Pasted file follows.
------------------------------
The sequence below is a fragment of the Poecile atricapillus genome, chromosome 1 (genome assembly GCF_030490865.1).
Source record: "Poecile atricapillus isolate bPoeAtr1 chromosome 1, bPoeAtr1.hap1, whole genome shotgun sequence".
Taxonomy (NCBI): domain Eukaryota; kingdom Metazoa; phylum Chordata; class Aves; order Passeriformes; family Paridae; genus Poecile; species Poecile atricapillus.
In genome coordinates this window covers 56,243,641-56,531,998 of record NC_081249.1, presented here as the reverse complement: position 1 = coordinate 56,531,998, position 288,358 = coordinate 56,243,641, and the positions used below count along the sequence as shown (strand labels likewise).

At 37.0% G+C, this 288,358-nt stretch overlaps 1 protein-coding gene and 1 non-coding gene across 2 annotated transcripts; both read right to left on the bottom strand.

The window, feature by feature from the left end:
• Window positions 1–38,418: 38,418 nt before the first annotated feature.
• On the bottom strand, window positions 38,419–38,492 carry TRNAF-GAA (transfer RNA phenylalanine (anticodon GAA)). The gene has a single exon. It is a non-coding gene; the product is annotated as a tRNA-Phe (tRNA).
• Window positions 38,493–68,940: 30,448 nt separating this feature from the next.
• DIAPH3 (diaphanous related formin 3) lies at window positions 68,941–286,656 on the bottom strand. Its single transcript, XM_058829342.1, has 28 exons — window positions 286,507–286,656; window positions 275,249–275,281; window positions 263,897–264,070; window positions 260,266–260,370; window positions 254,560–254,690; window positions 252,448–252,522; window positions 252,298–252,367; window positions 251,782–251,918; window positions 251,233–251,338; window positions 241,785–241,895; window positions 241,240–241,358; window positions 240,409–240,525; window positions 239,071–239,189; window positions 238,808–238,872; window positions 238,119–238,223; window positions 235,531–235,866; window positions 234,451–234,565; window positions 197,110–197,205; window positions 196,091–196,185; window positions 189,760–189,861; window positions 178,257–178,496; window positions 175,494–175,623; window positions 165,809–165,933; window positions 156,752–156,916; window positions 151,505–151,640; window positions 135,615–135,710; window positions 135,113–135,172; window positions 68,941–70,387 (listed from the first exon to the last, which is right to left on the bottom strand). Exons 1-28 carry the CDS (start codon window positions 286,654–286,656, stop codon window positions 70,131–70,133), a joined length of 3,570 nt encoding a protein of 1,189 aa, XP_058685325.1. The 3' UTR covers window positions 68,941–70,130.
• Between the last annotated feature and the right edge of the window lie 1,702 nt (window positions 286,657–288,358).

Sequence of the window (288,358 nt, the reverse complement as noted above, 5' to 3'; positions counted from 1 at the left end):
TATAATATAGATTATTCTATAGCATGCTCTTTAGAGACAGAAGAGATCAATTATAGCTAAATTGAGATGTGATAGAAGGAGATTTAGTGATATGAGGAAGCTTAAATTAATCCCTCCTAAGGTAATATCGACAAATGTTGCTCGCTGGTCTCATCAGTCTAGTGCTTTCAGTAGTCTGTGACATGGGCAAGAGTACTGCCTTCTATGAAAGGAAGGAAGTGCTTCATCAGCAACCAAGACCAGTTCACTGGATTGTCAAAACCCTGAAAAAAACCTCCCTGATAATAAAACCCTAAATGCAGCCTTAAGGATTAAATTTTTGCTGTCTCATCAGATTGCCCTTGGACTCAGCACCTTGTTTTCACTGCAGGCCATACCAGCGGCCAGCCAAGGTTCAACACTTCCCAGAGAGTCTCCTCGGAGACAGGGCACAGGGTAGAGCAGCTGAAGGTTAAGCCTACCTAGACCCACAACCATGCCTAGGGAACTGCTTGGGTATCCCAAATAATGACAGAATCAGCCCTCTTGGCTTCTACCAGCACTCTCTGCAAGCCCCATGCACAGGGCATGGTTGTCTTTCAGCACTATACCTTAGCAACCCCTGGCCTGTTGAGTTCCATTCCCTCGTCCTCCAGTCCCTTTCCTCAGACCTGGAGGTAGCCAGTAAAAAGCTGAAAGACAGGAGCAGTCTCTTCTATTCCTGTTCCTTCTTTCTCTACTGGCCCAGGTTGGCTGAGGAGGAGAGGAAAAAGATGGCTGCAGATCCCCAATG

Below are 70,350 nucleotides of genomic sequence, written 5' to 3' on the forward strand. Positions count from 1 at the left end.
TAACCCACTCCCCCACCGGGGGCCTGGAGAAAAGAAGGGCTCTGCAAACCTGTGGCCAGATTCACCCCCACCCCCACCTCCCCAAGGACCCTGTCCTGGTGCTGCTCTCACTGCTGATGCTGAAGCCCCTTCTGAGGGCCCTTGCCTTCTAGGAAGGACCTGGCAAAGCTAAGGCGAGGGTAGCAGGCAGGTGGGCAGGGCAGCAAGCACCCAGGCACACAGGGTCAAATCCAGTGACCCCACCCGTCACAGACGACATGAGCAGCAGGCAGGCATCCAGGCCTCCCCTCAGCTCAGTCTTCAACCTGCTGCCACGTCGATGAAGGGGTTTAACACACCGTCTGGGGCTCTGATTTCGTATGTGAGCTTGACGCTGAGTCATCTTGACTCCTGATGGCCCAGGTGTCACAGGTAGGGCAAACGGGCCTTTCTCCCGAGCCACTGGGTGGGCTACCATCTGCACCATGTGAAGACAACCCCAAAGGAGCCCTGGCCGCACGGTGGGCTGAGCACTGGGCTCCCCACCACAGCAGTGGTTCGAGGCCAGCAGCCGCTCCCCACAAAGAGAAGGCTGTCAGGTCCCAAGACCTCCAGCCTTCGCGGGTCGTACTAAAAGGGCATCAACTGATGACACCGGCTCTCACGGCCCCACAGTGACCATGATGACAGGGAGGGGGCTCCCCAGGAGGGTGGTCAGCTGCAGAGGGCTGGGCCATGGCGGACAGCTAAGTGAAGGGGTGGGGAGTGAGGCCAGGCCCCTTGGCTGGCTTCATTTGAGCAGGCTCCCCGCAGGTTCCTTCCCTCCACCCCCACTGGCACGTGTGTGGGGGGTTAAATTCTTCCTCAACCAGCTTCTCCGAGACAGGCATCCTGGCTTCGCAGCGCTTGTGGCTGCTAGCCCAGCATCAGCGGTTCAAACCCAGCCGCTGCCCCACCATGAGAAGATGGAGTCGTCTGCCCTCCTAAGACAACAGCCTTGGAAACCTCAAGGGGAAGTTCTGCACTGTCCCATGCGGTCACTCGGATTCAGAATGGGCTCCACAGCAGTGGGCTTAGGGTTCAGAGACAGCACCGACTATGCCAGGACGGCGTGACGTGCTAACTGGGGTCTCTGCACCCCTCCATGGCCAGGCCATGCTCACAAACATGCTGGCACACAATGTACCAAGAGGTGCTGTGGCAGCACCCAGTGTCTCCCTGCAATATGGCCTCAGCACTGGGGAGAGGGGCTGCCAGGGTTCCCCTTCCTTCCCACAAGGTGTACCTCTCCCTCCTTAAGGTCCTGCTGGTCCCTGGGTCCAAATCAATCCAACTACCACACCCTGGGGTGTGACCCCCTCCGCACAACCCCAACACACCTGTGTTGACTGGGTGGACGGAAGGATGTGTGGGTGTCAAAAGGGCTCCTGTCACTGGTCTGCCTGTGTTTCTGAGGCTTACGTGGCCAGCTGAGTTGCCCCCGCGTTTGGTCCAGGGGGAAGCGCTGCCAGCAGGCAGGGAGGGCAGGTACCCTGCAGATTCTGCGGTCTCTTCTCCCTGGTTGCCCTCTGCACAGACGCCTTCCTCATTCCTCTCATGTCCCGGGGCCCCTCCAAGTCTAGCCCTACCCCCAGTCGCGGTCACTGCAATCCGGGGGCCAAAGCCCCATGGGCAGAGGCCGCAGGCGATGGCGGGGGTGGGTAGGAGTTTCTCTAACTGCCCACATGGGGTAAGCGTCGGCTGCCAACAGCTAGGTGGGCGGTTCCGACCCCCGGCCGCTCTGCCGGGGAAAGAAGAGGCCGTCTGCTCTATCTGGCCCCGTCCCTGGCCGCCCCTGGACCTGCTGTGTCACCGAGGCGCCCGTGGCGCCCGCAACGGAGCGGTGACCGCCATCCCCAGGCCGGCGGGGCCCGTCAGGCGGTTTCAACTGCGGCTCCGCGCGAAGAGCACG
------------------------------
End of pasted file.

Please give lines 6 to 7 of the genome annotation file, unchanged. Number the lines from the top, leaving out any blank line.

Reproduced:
The window, feature by feature from the left end:
• Window positions 1–38,418: 38,418 nt before the first annotated feature.